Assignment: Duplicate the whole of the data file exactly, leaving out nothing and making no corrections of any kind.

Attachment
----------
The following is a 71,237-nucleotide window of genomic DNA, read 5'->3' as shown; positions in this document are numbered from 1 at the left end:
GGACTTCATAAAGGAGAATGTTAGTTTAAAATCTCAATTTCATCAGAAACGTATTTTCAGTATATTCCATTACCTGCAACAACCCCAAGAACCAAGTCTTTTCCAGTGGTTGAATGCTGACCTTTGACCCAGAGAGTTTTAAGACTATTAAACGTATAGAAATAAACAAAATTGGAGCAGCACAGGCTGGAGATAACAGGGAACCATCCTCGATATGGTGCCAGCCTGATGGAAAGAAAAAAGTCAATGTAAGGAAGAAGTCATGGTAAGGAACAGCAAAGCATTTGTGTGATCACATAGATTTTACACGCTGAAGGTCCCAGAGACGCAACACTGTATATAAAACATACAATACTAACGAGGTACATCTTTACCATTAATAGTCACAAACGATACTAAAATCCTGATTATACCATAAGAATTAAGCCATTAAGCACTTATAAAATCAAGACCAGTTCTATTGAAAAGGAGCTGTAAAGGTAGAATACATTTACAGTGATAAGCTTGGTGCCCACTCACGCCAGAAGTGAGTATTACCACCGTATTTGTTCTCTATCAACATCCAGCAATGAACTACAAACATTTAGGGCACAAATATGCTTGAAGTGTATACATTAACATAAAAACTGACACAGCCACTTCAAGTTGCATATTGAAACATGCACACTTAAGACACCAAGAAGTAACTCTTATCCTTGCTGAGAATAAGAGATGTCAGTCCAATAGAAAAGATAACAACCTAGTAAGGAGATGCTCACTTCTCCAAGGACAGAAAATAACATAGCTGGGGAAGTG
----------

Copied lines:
The following is a 71,237-nucleotide window of genomic DNA, read 5'->3' as shown; positions in this document are numbered from 1 at the left end:
GGACTTCATAAAGGAGAATGTTAGTTTAAAATCTCAATTTCATCAGAAACGTATTTTCAGTATATTCCATTACCTGCAACAACCCCAAGAACCAAGTCTTTTCCAGTGGTTGAATGCTGACCTTTGACCCAGAGAGTTTTAAGACTATTAAACGTATAGAAATAAACAAAATTGGAGCAGCACAGGCTGGAGATAACAGGGAACCATCCTCGATATGGTGCCAGCCTGATGGAAAGAAAAAAGTCAATGTAAGGAAGAAGTCATGGTAAGGAACAGCAAAGCATTTGTGTGATCACATAGATTTTACACGCTGAAGGTCCCAGAGACGCAACACTGTATATAAAACATACAATACTAACGAGGTACATCTTTACCATTAATAGTCACAAACGATACTAAAATCCTGATTATACCATAAGAATTAAGCCATTAAGCACTTATAAAATCAAGACCAGTTCTATTGAAAAGGAGCTGTAAAGGTAGAATACATTTACAGTGATAAGCTTGGTGCCCACTCACGCCAGAAGTGAGTATTACCACCGTATTTGTTCTCTATCAACATCCAGCAATGAACTACAAACATTTAGGGCACAAATATGCTTGAAGTGTATACATTAACATAAAAACTGACACAGCCACTTCAAGTTGCATATTGAAACATGCACACTTAAGACACCAAGAAGTAACTCTTATCCTTGCTGAGAATAAGAGATGTCAGTCCAATAGAAAAGATAACAACCTAGTAAGGAGATGCTCACTTCTCCAAGGACAGAAAATAACATAGCTGGGGAAGTG